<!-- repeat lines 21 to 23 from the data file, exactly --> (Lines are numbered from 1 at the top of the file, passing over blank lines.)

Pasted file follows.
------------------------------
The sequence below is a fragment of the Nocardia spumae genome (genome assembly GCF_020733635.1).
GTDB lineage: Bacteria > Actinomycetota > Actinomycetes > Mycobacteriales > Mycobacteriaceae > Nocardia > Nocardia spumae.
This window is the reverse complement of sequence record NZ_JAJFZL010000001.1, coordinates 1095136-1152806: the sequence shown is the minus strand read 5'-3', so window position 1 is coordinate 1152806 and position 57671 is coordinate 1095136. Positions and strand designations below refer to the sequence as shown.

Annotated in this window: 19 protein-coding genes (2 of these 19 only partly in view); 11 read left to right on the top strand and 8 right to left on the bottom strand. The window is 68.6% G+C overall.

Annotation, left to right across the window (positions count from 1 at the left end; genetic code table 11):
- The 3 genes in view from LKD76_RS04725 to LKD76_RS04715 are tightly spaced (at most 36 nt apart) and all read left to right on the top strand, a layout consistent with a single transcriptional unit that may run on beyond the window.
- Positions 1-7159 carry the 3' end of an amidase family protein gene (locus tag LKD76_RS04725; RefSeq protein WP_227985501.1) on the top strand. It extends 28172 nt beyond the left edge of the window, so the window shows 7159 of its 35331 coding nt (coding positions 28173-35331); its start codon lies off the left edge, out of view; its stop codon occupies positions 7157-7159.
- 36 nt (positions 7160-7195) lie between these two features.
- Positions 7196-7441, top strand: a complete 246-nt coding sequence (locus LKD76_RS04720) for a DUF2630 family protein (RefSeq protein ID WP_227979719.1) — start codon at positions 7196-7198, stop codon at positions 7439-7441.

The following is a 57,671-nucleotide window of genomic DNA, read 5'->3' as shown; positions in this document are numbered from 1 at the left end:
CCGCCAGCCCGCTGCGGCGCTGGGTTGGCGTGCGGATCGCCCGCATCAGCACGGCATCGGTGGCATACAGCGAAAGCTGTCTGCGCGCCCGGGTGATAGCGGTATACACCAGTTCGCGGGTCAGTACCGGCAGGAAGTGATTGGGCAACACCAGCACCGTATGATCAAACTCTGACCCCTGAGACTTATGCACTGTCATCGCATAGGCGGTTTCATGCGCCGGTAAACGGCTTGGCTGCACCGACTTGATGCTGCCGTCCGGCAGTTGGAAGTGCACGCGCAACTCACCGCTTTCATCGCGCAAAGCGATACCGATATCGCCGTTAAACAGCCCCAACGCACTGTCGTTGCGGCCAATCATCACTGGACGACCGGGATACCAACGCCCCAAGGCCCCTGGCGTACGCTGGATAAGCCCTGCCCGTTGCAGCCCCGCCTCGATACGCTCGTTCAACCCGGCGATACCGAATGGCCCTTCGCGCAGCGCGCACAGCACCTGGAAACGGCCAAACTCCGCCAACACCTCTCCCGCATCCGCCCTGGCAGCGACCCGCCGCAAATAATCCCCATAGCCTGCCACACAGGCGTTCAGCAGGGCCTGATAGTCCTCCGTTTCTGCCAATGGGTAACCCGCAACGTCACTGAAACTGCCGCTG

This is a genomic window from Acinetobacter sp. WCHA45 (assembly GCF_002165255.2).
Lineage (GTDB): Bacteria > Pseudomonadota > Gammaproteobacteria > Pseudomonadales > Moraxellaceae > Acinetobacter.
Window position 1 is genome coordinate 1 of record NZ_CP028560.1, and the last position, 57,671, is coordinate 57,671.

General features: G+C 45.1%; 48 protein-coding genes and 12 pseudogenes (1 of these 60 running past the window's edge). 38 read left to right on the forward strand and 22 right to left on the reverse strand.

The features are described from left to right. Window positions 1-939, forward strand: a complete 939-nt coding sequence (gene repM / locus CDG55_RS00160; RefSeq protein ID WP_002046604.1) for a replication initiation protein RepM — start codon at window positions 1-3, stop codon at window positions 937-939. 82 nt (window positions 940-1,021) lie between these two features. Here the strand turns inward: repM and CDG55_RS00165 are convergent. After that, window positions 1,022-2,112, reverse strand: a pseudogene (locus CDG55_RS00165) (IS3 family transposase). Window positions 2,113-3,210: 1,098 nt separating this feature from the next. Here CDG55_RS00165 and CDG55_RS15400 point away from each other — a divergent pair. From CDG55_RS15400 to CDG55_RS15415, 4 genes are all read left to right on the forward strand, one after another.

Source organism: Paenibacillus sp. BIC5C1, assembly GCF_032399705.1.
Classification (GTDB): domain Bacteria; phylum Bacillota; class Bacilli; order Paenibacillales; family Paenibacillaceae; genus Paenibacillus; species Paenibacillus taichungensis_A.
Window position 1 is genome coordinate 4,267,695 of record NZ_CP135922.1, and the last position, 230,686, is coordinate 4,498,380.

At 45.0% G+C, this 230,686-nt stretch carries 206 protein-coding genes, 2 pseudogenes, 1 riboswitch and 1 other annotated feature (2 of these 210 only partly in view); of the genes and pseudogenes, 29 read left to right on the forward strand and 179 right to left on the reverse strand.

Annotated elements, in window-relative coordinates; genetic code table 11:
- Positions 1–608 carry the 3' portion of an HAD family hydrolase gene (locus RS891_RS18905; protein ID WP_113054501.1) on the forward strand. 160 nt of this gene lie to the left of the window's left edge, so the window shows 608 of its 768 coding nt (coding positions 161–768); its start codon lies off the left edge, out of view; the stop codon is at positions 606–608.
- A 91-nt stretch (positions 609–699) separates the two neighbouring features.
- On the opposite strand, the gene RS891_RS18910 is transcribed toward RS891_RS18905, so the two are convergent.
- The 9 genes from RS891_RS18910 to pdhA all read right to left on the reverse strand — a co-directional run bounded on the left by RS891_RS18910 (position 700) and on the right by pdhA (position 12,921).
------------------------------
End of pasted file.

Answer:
Annotated elements, in window-relative coordinates; genetic code table 11:
- Positions 1–608 carry the 3' portion of an HAD family hydrolase gene (locus RS891_RS18905; protein ID WP_113054501.1) on the forward strand. 160 nt of this gene lie to the left of the window's left edge, so the window shows 608 of its 768 coding nt (coding positions 161–768); its start codon lies off the left edge, out of view; the stop codon is at positions 606–608.
- A 91-nt stretch (positions 609–699) separates the two neighbouring features.